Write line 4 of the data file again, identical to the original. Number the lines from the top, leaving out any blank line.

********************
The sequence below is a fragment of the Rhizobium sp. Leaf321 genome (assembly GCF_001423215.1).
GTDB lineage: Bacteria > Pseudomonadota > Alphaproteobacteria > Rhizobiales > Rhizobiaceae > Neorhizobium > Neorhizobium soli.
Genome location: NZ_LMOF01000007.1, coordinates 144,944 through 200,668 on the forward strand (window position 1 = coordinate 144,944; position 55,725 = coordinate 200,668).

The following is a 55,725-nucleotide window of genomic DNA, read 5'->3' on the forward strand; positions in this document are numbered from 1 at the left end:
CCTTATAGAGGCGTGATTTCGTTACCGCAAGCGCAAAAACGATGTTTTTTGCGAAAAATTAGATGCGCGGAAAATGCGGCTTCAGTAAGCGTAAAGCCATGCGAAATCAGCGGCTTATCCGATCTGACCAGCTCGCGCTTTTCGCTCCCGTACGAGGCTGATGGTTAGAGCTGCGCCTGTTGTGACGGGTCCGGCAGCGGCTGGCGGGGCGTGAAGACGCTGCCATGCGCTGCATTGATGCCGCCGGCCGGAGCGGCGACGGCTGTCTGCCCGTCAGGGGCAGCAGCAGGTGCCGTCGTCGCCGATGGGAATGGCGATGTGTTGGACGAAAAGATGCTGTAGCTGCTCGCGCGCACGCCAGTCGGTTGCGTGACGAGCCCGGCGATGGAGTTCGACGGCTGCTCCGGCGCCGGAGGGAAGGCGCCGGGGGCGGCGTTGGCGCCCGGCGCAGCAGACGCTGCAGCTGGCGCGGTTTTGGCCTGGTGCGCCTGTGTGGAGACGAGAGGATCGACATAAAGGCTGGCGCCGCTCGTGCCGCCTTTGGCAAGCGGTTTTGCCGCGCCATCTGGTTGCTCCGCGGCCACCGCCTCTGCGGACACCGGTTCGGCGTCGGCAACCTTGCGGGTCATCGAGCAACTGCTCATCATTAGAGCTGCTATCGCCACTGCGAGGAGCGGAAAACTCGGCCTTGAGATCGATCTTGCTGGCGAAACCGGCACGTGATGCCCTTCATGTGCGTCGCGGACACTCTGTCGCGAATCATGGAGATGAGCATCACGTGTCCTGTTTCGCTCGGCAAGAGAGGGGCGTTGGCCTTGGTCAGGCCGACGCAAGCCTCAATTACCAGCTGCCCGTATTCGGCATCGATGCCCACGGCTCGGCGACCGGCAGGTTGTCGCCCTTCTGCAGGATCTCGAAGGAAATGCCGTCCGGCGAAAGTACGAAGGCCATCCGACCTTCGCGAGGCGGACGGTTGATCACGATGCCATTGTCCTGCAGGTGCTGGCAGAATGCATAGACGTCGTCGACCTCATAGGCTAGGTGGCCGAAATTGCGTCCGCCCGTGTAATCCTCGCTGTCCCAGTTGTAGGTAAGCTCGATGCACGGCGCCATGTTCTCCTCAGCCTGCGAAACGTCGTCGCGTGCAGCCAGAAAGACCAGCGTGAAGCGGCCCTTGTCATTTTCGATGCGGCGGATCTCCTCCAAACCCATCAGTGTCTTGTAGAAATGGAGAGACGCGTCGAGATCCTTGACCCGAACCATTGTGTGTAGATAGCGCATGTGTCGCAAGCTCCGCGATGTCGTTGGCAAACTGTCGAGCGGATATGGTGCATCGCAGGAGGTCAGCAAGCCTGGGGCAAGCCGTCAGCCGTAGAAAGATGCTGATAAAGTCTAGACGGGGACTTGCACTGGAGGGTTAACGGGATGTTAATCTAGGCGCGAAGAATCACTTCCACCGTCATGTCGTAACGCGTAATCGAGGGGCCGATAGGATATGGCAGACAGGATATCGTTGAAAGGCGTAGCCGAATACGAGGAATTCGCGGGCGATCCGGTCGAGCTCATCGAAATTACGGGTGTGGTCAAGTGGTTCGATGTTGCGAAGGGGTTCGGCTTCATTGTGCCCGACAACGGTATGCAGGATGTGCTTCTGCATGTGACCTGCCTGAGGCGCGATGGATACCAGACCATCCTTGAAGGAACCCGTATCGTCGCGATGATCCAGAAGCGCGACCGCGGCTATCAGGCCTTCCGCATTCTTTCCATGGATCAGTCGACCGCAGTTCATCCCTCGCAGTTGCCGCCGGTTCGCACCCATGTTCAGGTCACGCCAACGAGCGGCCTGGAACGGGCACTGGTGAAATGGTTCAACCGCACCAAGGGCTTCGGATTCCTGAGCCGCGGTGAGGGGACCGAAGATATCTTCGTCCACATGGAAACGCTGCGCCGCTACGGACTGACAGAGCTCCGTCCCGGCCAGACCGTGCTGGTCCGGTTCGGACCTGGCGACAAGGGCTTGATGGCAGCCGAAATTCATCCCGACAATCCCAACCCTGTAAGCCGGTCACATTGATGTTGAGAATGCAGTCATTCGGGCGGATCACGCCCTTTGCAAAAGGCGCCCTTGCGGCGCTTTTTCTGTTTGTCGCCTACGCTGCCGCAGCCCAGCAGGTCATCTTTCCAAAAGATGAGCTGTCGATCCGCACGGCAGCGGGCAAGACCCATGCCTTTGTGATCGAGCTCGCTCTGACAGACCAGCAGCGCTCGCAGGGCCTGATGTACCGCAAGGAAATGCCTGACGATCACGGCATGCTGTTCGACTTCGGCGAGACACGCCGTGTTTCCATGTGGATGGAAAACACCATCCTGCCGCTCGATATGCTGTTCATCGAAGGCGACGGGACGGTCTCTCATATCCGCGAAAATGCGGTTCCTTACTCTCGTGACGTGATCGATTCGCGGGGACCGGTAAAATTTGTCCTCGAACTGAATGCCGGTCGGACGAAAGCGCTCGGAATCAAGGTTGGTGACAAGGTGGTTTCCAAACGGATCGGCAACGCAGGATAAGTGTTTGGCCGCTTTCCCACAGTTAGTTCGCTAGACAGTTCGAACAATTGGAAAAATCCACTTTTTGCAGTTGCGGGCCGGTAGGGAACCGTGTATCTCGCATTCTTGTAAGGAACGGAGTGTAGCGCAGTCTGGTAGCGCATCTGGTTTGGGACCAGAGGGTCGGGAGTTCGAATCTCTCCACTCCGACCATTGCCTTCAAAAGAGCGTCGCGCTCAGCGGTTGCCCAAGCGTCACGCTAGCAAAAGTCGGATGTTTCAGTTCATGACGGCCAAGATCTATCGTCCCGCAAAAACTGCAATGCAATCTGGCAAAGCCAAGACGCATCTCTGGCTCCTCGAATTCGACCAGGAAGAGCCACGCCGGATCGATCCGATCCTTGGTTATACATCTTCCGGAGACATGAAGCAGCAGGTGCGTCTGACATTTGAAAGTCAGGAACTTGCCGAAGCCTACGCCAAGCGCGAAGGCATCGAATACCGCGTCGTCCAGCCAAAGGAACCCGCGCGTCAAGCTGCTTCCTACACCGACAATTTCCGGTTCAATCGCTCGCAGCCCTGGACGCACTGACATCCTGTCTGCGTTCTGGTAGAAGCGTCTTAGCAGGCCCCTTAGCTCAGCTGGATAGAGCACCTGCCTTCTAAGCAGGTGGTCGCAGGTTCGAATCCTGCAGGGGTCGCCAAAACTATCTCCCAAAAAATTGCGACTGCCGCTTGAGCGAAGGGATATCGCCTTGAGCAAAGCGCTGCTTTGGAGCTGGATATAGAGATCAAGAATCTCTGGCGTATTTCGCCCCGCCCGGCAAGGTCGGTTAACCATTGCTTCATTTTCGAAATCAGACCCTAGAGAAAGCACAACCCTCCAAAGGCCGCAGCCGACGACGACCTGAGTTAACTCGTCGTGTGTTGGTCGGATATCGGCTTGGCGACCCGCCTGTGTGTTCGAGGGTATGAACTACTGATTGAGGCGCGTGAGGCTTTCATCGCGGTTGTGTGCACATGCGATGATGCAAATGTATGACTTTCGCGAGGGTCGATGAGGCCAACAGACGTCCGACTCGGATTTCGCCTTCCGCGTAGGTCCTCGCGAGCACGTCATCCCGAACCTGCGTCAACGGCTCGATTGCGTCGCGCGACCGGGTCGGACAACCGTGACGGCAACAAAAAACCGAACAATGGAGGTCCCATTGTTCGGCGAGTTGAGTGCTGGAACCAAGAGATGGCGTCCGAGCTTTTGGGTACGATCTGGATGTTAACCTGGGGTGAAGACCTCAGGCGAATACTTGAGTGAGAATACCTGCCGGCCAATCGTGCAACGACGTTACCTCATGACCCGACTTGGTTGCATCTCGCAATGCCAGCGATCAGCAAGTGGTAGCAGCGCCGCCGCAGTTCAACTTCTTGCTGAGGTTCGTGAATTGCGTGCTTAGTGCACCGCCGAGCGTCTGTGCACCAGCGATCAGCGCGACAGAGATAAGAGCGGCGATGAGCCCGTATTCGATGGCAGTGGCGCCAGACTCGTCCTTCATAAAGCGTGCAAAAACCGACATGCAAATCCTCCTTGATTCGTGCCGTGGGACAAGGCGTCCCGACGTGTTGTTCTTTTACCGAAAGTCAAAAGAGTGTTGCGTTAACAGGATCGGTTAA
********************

The following is a 55,725-nucleotide window of genomic DNA, read 5'->3' on the forward strand; positions in this document are numbered from 1 at the left end: